Nonseismic Signals in the Ocean: Indicators of Deep Sea and Seafloor Processes on Ocean‐Bottom Seismometer Data
|Author(s)||Batsi Evangelia1, Tsang‐hin‐sun Eve1, Klingelhoefer Frauke1, Bayrakci Gaye2, Chang Emmy T.Y.3, Lin Jing‐yi4, 5, Dellong David1, Monteil Clément1, Géli Louis1|
|Affiliation(s)||1 : Ifremer, Marine Geosciences CS Plouzané, France
2 : University of Southampton, Ocean and Earth Science, National Oceanography Centre Southampton Southampton, UK
3 : Institute of Oceanography, National Taiwan University Taipei ,Taiwan
4 : Department of Earth SciencesNational Central University Taoyuan City ,Taiwan
5 : Center for Environmental Studies, National Central University Taoyuan City ,Taiwan
|Source||Geochemistry Geophysics Geosystems (1525-2027) (American Geophysical Union (AGU)), 2019-08 , Vol. 20 , N. 8 , P. 3882-3900|
|WOS© Times Cited||3|
|Keyword(s)||marine seismology, gas and fluid migration, Sea of Marmara, Chilean subduction|
Ocean bottom seismometers (OBS) commonly record short duration events (SDEs), that could be described by all of these characteristics: (i) duration < 1 s, (ii) one single‐wave train with no identified P‐ nor S‐wave arrivals and (iii) a dominant frequency usually between 4 Hz and 30 Hz. In many areas, SDEs have been associated with gas or fluid‐related processes near cold seeps or hydrothermal vents, although fish bumps, instrumental or current‐generated noise have been proposed as possible sources. In order to address some remaining issues, this study presents results from in situ and laboratory experiments combined with observations from 2 contrasting areas, the Sea of Marmara (Turkey) and the Chilean subduction zone. The in situ experiment was conducted at the EMSO‐Molène submarine observatory (near Brest, France) and consisted in continuously monitoring two OBSs with a camera. The images revealed that no fish regularly bumped into the instruments. Laboratory experiments aimed at reproducing SDEs’ waveforms by injecting air or water in a tank filled by sand and sea‐water and monitored with an OBS. Injecting air in the sediments produced waveforms very similar to the observed SDEs, while injecting air in the water column did not, constraining the source of SDEs in the seafloor sediments. Finally, the systematic analysis of two real data sets revealed that it is possible to discriminate gas‐related SDEs from biological or sea‐state related noise from simple source parameters, such as the temporal mode of occurrence, the back azimuth and the dominant frequency.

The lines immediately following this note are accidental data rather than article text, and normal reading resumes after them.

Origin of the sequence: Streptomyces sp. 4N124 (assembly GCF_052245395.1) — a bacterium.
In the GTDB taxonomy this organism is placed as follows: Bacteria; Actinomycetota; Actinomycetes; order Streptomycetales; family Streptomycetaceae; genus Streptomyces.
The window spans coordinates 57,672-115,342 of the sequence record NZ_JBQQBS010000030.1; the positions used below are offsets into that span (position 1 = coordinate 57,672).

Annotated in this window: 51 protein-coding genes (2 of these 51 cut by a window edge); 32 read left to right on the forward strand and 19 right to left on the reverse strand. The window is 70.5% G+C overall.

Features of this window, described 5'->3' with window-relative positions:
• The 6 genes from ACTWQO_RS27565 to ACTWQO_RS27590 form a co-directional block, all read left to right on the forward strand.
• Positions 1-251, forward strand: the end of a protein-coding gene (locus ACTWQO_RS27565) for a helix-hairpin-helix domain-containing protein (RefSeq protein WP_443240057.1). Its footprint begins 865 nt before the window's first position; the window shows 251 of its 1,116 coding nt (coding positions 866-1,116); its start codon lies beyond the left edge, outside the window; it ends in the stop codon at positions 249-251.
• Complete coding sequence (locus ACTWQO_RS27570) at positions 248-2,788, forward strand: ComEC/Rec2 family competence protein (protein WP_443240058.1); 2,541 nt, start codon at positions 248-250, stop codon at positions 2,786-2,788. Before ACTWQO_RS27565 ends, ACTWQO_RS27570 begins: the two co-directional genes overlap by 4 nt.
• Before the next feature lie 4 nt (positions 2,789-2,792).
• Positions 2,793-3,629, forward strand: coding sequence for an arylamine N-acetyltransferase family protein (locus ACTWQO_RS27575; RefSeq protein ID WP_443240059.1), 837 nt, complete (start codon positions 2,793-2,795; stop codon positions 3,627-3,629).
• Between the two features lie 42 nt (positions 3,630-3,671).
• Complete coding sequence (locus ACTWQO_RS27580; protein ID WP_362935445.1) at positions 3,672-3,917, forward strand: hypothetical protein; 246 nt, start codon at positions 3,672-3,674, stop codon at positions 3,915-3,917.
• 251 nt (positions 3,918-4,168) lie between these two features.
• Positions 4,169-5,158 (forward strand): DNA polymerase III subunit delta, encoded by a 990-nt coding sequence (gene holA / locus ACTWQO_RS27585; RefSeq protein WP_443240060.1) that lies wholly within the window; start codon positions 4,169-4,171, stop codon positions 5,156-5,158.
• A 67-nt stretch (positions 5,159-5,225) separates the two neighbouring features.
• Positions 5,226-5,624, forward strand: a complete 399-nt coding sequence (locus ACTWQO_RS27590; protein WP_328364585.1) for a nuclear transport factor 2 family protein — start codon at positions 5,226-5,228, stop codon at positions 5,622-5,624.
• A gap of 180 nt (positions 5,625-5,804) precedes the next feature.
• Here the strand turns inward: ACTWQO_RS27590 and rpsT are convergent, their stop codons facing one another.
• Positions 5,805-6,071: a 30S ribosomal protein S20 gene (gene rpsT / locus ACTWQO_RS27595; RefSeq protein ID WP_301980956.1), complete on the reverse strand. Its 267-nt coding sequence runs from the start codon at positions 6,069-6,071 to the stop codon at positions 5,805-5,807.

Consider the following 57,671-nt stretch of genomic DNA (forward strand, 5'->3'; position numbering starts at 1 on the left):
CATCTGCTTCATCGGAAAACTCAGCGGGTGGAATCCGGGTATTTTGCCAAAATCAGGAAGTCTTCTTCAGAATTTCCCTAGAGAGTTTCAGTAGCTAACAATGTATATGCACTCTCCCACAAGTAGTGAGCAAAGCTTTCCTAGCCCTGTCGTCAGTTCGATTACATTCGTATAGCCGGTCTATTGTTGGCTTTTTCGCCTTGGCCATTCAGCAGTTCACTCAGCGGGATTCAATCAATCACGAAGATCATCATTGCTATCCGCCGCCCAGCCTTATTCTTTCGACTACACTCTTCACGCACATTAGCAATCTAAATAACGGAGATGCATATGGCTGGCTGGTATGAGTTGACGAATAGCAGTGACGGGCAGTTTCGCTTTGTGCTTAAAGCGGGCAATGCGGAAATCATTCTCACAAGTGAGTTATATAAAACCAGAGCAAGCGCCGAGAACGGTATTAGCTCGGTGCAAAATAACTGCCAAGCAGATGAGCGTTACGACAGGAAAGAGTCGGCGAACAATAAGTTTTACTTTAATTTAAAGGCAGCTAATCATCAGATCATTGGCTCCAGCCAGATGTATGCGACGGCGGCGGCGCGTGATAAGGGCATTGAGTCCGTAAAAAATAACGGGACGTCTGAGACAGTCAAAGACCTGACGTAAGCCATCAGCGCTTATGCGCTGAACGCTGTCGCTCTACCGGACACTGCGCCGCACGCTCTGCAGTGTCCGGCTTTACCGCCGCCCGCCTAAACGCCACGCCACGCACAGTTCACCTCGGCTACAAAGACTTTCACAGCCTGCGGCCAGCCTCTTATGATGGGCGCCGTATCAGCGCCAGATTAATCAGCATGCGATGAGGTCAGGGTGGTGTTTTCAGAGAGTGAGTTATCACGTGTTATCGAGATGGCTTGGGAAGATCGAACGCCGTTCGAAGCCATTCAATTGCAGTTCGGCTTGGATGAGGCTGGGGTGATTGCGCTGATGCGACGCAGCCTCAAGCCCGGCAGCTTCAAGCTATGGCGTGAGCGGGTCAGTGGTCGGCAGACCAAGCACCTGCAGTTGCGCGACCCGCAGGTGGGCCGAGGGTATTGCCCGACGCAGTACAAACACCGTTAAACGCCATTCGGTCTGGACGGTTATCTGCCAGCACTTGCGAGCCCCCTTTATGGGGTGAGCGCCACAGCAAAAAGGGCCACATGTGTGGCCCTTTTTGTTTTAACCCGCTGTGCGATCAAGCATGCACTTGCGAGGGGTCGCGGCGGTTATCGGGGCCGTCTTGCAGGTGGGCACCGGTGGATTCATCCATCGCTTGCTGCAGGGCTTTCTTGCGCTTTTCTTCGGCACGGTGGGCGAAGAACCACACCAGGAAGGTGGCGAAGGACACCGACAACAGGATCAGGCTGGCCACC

Short duration high amplitude events routinely recorded on marine seismometers are not created by fish bumping into the geophone.
In laboratory experiments, the waveforms of these events are well reproduced by fluid migration in the sediments.
We propose 3 simple source parameters to discriminate gas‐related short duration events in ocean bottom seismometer data.